Joint Committee On Human Rights Twenty-Second Report

Appendix 2: Letter from the Chair to Des Browne MP, Minister of State, Home Office

My Committee has agreed a Report on the above Order, which we expect to publish next week. We carried out an initial examination of the Order which has caused us to have serious concerns that as drafted it is incompatible with the UK's obligations under the Refugee Convention, and is therefore ultra vires the order-making power, because it includes within its scope a number of offences which do not amount to "particularly serious crimes" within the meaning of Article 33(2) of the Convention properly interpreted.

The question which concerns the Committee is whether an Order which purports to bring such a wide range of offences within the scope of "particularly serious offences" in Article 33(2) of the Refugee Convention is compatible with the proper interpretation of that Article.

In light of the UNHCR Guidelines on International Protection: Application of the Exclusion Clauses: Article 1F of the 1951 Convention relating to the Status of Refugees[48] and the accompanying Background Note which forms an integral part of the Guidelines, the exceptions to the principle of non-refoulement in Article 33(2) of the Refugee Convention should be interpreted restrictively. Whether a crime is a "serious crime" for the purposes of the Refugee Convention depends on a number of factors, including the nature of the act, the actual harm inflicted, the form of procedure used to prosecute the crime, the nature of the penalty for the crime, and whether most jurisdictions would consider the act in question to be a serious crime. The category of "particularly serious crimes" for the purposes of Article 33(2) is an even narrower category.

The Committee is concerned that, in light of the overall humanitarian purpose of the Refugee Convention, and the UNHCR's Guidance on its interpretation, the Order's specification of such a wide range of offences, including, for example, theft, entering a building as a trespasser intending to steal, aggravated taking of a vehicle, criminal damage, and possession of controlled drugs, is incompatible with the Refugee Convention properly interpreted, because it effectively expands the exceptions to the principle of non-refoulement, and thereby weakens the protection afforded by the principle itself.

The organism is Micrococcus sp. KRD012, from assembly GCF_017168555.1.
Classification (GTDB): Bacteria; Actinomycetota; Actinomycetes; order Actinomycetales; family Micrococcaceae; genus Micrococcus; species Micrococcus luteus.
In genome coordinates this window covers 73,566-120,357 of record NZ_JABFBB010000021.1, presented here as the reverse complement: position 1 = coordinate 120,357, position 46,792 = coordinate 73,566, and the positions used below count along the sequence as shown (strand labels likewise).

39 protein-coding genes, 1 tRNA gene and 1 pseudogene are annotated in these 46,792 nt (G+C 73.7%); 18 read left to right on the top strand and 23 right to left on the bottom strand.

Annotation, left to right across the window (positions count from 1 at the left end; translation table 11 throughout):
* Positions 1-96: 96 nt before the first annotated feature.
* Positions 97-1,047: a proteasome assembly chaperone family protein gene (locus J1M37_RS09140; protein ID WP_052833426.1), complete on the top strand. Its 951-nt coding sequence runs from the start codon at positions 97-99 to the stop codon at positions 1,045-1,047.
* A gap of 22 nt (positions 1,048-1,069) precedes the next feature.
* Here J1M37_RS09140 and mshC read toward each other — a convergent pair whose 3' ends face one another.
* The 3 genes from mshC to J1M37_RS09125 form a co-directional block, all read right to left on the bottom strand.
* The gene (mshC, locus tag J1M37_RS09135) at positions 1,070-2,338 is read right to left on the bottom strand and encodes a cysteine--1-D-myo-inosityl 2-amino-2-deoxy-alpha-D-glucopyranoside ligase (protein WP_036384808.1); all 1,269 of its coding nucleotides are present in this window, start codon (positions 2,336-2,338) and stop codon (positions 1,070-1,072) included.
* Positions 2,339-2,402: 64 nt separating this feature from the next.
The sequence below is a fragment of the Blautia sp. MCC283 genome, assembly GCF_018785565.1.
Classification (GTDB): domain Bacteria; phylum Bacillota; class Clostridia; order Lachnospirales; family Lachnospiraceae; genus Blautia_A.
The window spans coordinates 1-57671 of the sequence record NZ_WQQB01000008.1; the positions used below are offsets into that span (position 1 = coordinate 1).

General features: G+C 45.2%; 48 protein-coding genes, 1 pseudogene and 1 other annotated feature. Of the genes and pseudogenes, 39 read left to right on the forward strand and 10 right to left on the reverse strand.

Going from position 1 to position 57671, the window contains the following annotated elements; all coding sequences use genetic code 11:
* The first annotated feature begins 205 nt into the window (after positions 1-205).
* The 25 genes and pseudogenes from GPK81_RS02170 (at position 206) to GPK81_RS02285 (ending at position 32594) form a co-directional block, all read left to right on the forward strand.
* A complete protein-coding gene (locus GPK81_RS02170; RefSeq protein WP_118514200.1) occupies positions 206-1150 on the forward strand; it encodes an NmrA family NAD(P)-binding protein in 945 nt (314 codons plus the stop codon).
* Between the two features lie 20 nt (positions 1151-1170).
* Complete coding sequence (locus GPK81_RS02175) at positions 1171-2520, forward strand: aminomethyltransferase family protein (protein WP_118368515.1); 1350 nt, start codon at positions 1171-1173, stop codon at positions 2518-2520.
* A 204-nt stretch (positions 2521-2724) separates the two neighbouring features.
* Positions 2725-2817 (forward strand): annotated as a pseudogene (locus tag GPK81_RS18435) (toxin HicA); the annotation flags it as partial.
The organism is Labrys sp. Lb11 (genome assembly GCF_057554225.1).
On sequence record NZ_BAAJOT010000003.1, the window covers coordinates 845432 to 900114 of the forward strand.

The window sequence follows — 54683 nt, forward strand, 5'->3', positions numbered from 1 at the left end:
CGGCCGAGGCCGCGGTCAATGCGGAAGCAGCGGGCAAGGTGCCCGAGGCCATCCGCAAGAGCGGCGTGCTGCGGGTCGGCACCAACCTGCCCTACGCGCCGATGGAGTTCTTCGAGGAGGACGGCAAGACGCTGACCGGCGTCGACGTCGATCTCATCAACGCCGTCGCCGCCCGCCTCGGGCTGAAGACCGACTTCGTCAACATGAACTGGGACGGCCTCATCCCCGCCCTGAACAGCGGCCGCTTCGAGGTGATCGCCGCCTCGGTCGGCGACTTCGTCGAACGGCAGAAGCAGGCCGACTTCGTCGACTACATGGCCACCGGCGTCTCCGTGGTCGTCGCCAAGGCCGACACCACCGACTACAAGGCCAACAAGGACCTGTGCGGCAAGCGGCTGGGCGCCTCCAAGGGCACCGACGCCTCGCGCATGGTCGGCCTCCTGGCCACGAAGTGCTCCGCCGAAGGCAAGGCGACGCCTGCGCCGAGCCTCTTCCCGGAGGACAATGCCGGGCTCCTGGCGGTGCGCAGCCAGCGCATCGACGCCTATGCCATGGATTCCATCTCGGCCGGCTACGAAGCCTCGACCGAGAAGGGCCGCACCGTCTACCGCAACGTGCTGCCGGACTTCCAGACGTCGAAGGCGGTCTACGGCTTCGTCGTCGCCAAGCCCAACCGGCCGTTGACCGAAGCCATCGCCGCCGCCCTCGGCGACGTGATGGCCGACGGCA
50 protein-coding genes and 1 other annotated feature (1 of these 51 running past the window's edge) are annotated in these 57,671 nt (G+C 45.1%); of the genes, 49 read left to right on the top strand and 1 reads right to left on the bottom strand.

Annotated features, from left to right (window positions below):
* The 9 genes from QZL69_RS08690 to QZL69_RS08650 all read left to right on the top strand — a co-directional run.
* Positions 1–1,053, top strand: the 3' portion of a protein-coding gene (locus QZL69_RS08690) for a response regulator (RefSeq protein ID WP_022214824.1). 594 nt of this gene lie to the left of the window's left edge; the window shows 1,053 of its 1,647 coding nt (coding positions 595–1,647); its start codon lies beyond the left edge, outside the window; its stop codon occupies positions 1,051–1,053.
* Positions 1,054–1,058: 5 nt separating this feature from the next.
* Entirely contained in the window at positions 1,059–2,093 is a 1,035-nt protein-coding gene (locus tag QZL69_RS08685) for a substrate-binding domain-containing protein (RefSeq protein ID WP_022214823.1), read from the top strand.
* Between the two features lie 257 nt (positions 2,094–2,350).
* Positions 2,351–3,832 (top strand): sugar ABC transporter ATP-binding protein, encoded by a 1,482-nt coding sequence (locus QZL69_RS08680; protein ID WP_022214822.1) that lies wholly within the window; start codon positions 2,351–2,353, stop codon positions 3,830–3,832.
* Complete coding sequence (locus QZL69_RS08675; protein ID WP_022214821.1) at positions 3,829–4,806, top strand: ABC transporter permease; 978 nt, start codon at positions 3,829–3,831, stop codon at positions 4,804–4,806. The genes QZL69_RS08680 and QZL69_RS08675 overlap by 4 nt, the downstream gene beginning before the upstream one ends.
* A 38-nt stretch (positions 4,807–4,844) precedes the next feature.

In view of these concerns we would be grateful for your response to the following questions:

Question 1: In relation to each of the offences specified in the Order, which of the factors identified in para. 14 of the UNHCR's Guidelines and para. 39 of the Background Note are relied on as indicating that the offence in question amounts to a "serious crime"?

Question 2: What additional criteria have been relied on by the Government to determine that the specified offences are not only "serious crimes" within the meaning of the Refugee Convention, but particularly serious crimes within the meaning of Article 33(2)?

Question 3: Which of the specified offences are triable on indictment only?

Question 4: Which of the specified offences carry a maximum sentence of life imprisonment?

Question 5: How will the particular circumstances of an offence committed by an individual be taken into account in deciding under the Order whether a "particularly serious crime" has been committed for the purposes of deciding whether Article 33(2) applies?

Question 6: Who will bear the burden of proof on the issue of whether an individual is a danger to the community?

Question 7: How will the gravity of the fear or risk of persecution be taken into account in deciding whether Article 33(2) applies?

Question 8: In light of the clear distinction between Article 1F(b) of the Refugee Convention, which deals with serious crimes committed outside the country of refuge, and Article 33(2) which deals with particularly serious crimes committed within the country of refuge, does the Secretary of State intend to exercise his power under s. 74(2)(b) of the 2002 Act to certify that in his opinion an offence committed outside the UK is similar to an offence specified by the Order?

Question 9: In light of the above, how does the Government consider the Order to be compatible with the UK's obligations under the Refugee Convention, interpreted in accordance with its object and purpose, and under Article 26 of the Vienna Convention on the Law of Treaties, to perform binding treaty obligations in good faith?

Question 10: In light of the guidance given in Asylum Policy Unit instruction 5/2004 para. 11, that where s. 72 of the 2002 Act applies an asylum claim should be refused without any substantive consideration, how does the Government propose to ensure that the individual concerned is aware of their right to rely on Article 3 ECHR?

The Committee would be grateful for a reply to these questions by 10 November. If you are able to get a response to us sooner than that, if possible before the 8 November debate on a prayer to annul the Order to be held in the House of Lords, that would be extremely helpful.

27 October 2004

48   HCR/GIP/03/05, 4 September 2003. The Guidelines complement the UNHCR Handbook on Procedures and Criteria for Determining Refugee Status under the 1951 Convention and the 1967 Protocol Relating to the Status of Refugees HCR/IP/4/Eng/REV.1 (re-edited, Geneva, January 1992). Back

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